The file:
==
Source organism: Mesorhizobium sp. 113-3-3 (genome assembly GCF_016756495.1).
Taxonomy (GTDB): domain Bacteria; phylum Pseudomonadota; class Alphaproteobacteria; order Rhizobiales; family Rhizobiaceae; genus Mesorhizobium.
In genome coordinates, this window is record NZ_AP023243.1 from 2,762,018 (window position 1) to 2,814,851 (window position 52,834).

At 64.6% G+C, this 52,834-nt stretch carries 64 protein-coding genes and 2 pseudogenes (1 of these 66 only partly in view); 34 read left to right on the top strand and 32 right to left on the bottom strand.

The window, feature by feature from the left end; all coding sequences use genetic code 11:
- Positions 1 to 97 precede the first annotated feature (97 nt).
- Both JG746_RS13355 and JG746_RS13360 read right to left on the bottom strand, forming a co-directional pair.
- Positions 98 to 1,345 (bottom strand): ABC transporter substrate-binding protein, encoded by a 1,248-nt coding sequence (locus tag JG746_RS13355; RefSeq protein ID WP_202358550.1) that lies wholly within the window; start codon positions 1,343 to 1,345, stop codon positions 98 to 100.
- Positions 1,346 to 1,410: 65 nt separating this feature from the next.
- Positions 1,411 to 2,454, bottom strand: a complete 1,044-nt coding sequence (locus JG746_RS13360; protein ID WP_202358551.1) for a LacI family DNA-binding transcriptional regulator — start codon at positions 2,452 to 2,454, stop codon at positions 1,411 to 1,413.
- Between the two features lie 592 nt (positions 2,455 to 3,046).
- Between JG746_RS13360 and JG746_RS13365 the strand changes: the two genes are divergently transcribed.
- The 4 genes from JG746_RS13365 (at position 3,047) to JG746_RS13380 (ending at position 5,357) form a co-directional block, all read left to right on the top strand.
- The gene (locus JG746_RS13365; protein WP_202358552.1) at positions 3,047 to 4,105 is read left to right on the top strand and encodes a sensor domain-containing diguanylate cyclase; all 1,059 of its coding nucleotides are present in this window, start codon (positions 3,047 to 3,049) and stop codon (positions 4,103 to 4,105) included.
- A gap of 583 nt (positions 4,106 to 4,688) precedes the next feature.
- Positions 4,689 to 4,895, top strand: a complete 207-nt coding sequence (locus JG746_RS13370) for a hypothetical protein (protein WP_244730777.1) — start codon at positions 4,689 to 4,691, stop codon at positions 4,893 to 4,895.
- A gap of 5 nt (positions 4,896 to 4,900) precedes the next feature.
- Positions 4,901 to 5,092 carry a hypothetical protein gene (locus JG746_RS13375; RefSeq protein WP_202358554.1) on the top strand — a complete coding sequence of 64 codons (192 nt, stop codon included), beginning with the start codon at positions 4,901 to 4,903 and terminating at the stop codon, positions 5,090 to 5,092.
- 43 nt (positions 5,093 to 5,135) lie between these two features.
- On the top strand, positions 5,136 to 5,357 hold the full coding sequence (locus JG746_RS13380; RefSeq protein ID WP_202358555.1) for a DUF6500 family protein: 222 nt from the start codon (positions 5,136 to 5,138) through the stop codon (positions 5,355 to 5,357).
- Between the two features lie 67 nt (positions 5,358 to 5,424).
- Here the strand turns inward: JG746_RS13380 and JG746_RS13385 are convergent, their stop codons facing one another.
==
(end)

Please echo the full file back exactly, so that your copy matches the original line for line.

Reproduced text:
Source organism: Mesorhizobium sp. 113-3-3 (genome assembly GCF_016756495.1).
Taxonomy (GTDB): domain Bacteria; phylum Pseudomonadota; class Alphaproteobacteria; order Rhizobiales; family Rhizobiaceae; genus Mesorhizobium.
In genome coordinates, this window is record NZ_AP023243.1 from 2,762,018 (window position 1) to 2,814,851 (window position 52,834).

At 64.6% G+C, this 52,834-nt stretch carries 64 protein-coding genes and 2 pseudogenes (1 of these 66 only partly in view); 34 read left to right on the top strand and 32 right to left on the bottom strand.

The window, feature by feature from the left end; all coding sequences use genetic code 11:
- Positions 1 to 97 precede the first annotated feature (97 nt).
- Both JG746_RS13355 and JG746_RS13360 read right to left on the bottom strand, forming a co-directional pair.
- Positions 98 to 1,345 (bottom strand): ABC transporter substrate-binding protein, encoded by a 1,248-nt coding sequence (locus tag JG746_RS13355; RefSeq protein ID WP_202358550.1) that lies wholly within the window; start codon positions 1,343 to 1,345, stop codon positions 98 to 100.
- Positions 1,346 to 1,410: 65 nt separating this feature from the next.
- Positions 1,411 to 2,454, bottom strand: a complete 1,044-nt coding sequence (locus JG746_RS13360; protein ID WP_202358551.1) for a LacI family DNA-binding transcriptional regulator — start codon at positions 2,452 to 2,454, stop codon at positions 1,411 to 1,413.
- Between the two features lie 592 nt (positions 2,455 to 3,046).
- Between JG746_RS13360 and JG746_RS13365 the strand changes: the two genes are divergently transcribed.
- The 4 genes from JG746_RS13365 (at position 3,047) to JG746_RS13380 (ending at position 5,357) form a co-directional block, all read left to right on the top strand.
- The gene (locus JG746_RS13365; protein WP_202358552.1) at positions 3,047 to 4,105 is read left to right on the top strand and encodes a sensor domain-containing diguanylate cyclase; all 1,059 of its coding nucleotides are present in this window, start codon (positions 3,047 to 3,049) and stop codon (positions 4,103 to 4,105) included.
- A gap of 583 nt (positions 4,106 to 4,688) precedes the next feature.
- Positions 4,689 to 4,895, top strand: a complete 207-nt coding sequence (locus JG746_RS13370) for a hypothetical protein (protein WP_244730777.1) — start codon at positions 4,689 to 4,691, stop codon at positions 4,893 to 4,895.
- A gap of 5 nt (positions 4,896 to 4,900) precedes the next feature.
- Positions 4,901 to 5,092 carry a hypothetical protein gene (locus JG746_RS13375; RefSeq protein WP_202358554.1) on the top strand — a complete coding sequence of 64 codons (192 nt, stop codon included), beginning with the start codon at positions 4,901 to 4,903 and terminating at the stop codon, positions 5,090 to 5,092.
- 43 nt (positions 5,093 to 5,135) lie between these two features.
- On the top strand, positions 5,136 to 5,357 hold the full coding sequence (locus JG746_RS13380; RefSeq protein ID WP_202358555.1) for a DUF6500 family protein: 222 nt from the start codon (positions 5,136 to 5,138) through the stop codon (positions 5,355 to 5,357).
- Between the two features lie 67 nt (positions 5,358 to 5,424).
- Here the strand turns inward: JG746_RS13380 and JG746_RS13385 are convergent, their stop codons facing one another.